Friday, April 21, 2017

Creating Strong Words and Structured Pieces of Writing: What Students Should Look For

In college and school in general we are faced with expectations with what the academic community wants in assignments and writing abilities. In Stanley E. Fish's "What Should Colleges Teach? Part 3" he remarks by saying "What is a sentence anyway?" He goes on by answering in his own words that "a sentence is an organization of items in the world" and that "A sentence is a structure of logical relationships" Stanley Fish makes opinions of his own on how tools a being left away from teaching and that there are many ways to create stronger academic assignments and writings.

I agree with Fish when he gives his points that a sentence should present logical appeals and that organization is a very high power tool. Having a structured set of words that flow together is very good for the readers eyes and think it plays a part when a reader try's to find the concept of what they are reading. I find that the most important aspect of college writing is the introduction of a written statement and Fish's remarks make me want agree that good structured set of words and added credibility can create strong information for academic assignments. I conducted searches of my own to figure out if introductions were as important as I thought it was and came up with knowledgeable evidence. I found that Purdue Owl Online Writing Lab of Purdue University conduct many ways on how students can approach writing an introduction with more tools and ways to make it more credible. I found that introduction should involve a hook of some sort to grab the reader with eye opening statements and while also adding real incite information. Also while adding bridge statements like a " they say, I say" which can give arguments to a piece of writing while concluding off with a thesis statement. This makes the agreement with Fish and I that structuring in a sentence or sentences is important and should be taught in college writing. I also created a survey asking "what is the first thing you start off with when given a written assignment?" And man gave the answer that introductions are the first part they start off with.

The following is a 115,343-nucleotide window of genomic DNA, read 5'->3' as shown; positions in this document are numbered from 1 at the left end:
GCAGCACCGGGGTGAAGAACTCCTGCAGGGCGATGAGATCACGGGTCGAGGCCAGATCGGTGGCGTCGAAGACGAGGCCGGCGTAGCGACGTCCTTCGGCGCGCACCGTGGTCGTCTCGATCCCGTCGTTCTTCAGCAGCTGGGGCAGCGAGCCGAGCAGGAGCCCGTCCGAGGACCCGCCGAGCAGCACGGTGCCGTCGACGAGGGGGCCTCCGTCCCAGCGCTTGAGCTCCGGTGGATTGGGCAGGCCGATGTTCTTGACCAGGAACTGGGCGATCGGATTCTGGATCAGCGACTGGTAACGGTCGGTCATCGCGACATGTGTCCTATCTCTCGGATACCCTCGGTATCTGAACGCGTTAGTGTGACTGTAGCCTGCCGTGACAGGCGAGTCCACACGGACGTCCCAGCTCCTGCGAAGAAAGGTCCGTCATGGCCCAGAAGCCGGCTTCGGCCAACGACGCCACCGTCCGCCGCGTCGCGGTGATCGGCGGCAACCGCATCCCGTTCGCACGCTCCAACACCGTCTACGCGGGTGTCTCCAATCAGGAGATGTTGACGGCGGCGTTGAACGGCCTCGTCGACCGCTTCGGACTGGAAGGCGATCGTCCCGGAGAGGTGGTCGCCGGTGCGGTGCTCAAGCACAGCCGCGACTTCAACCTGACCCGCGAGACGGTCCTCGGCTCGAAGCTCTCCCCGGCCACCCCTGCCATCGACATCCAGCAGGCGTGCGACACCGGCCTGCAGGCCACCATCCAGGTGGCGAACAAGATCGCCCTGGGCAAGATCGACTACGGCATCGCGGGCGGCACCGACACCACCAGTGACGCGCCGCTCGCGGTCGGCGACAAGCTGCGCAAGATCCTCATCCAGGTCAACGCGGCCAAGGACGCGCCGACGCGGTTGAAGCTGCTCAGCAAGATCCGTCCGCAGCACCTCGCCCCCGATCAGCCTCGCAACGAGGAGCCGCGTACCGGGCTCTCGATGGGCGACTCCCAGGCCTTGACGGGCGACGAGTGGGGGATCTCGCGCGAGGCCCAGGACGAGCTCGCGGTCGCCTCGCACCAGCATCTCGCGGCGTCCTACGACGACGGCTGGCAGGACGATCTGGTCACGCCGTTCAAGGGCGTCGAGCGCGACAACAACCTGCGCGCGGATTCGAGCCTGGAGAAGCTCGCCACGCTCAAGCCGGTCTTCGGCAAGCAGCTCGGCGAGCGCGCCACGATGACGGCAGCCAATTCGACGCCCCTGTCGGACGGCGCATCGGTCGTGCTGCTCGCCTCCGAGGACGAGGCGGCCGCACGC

In some cases I don’t entirely agree with Stanley E. Fish as he goes own to claim that colleges and high schools are not teaching important information to students about how to write better but I did find where Fish was creating a logical statement on certain areas where students and teachers could perform better. He concluded his writing by saying "I used to send my students into the class taught by Cathy Birkenstein and Gerald Graff, whose excellent book “They Say / I Say” introduces students to the forms of argument in a spirit entirely compatible with my focus on the forms of sentences." As a first semester college student at The Ohio State University of Newark I have read this particular reading and believe all students should find ways to learn better areas to write better. In conclusion I think college and school instructors should stress the aspect of college writing and teach ways on how to execute a paper more advanced and I also believe an introduction should not be undermined. 

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